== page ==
Tim Berra

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Dr. Tim M. Berra is Academy Professor and Professor Emeritus of Evolution, Ecology and Organismal Biology at The Ohio State University.[1] He received the Ph.D. in Biology from Tulane University in 1969. He is a three-time recipient of Fulbright Fellowships to Australia in 1969,1979, and 2009, he taught at the University of Papua New Guinea before joining the faculty of OSU in 1972. Over the last 50 years he has spent over 11 years doing fieldwork in Australia.

He is the author of over 85 scientific papers and 9 books including Evolution and the Myth of Creationism published by Stanford University Press in 1990, his book A Natural History of Australia (Academic Press, 1998) features 200 of his color photographs, 220 line drawings and maps, and over 500 references. Freshwater Fish Distribution featuring 169 maps, 324 fish drawings and 1,700 references was published by University of Chicago Press in 2007. Charles Darwin: The Concise Story of an Extraordinary Man, was published by Johns Hopkins University Press in 2009 and features 60 b/w illustrations and 16 color plates, it describes the life of Darwin and his significance to western thought. A sequel to that book, Darwin & his Children: His Other Legacy, was published by Oxford University Press in 2013, it examines the lives of Darwin's 10 children from birth to death. Dr. Berra's latest book, Bourbon: What the Educated Drinker Should Know, was published in spring 2019 by Acclaim Press and describes bourbon's history and the bourbon making process from start to finish; the unique format of the book is lavishly illustrated with color photographs by the author.

In 1992 Berra was visiting professor at the University of Concepción in Chile, and in 1996 he was visiting professor at the University of Otago in New Zealand, he took early retirement from The Ohio State University in July 1995 to devote full-time to research and writing.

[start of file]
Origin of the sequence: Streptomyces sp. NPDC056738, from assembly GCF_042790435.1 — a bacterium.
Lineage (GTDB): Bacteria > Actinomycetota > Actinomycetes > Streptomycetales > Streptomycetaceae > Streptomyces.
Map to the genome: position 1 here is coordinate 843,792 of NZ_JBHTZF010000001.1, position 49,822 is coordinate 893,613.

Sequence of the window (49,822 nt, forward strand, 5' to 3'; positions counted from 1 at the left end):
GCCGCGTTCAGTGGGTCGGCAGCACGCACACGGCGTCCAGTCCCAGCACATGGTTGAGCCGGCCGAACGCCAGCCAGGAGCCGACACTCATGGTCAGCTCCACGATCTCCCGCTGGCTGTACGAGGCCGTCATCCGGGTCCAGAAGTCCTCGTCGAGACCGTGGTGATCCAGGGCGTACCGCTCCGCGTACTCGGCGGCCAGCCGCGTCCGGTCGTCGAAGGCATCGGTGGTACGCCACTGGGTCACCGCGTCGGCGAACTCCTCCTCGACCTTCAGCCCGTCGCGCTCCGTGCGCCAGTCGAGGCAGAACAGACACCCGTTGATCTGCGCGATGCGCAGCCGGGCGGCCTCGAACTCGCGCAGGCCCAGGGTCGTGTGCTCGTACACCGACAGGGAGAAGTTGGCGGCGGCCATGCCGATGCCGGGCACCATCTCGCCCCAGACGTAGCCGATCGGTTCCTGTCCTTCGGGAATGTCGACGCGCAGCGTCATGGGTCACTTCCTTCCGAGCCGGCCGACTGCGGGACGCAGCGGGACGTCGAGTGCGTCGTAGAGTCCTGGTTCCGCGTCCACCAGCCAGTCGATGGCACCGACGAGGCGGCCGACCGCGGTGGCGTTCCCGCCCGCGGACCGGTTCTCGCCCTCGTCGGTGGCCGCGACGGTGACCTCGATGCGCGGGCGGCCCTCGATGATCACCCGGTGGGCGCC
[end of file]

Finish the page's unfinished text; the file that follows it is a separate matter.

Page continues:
Dr. Berra is the former editor of The Ohio Journal of Science and was a member of the Board of Trustees of the Columbus Zoo and Aquarium where he also served on the Conservation and Collection Management Committee, he was also the ichthyological book review editor of Copeia, the journal of the American Society of Ichthyologists and Herpetologists. He resigned these positions at the end of 2000 to pursue fieldwork supported by the National Geographic Society and the Columbus Zoo in Australia in 2001.

He is a member of the Board of Governors of the American Society of Ichthyologists and Herpetologists and Research Associate at the Museums and Art Galleries of the Northern Territory in Darwin, Australia where he spent most of 2001 working on the life history of the nurseryfish, he returned to Darwin in 2003, 2004, 2005, 2009, 2011, 2014, and 2016 to continue his nurseryfish research. He was keynote speaker at the bicentennial celebrations of Charles Darwin's birthday at Charles Darwin University in Sept. 2009. He is University Professorial Fellow at Charles Darwin University and a Fellow of the Linnean Society. Dr. Berra's paper in BioScience (May 2010) on inbreeding in the Darwin/Wedgwood families attracted international media attention including a story in the NY Times and NPR interview. Preserved scientific specimens collected by Prof. Berra are housed at the National Museum of Natural History (Smithsonian Institution) in Washington, D.C. and were the subject of an extensive article in the Columbus Dispatch 27 September 2009. In December 2014 The Ohio State University awarded Dr. Berra the title of Academy Professor in recognition of his on-going research after achieving emeritus status; the Australian-American Fulbright Commission profiled Berra's career in their flagship magazine, Minds and Hearts, 1 March 2017, p 12-15. Berra is an Executive Bourbon Steward and member of the Stave and Thief Society, a bourbon certification program of the Kentucky Distiller's Association.

References[edit]

http://u.osu.edu/berra.1/

  1. ^ "Dr. Tim M. Berra". Ohio State University. Archived from the original on 29 April 2010. Retrieved 28 January 2010.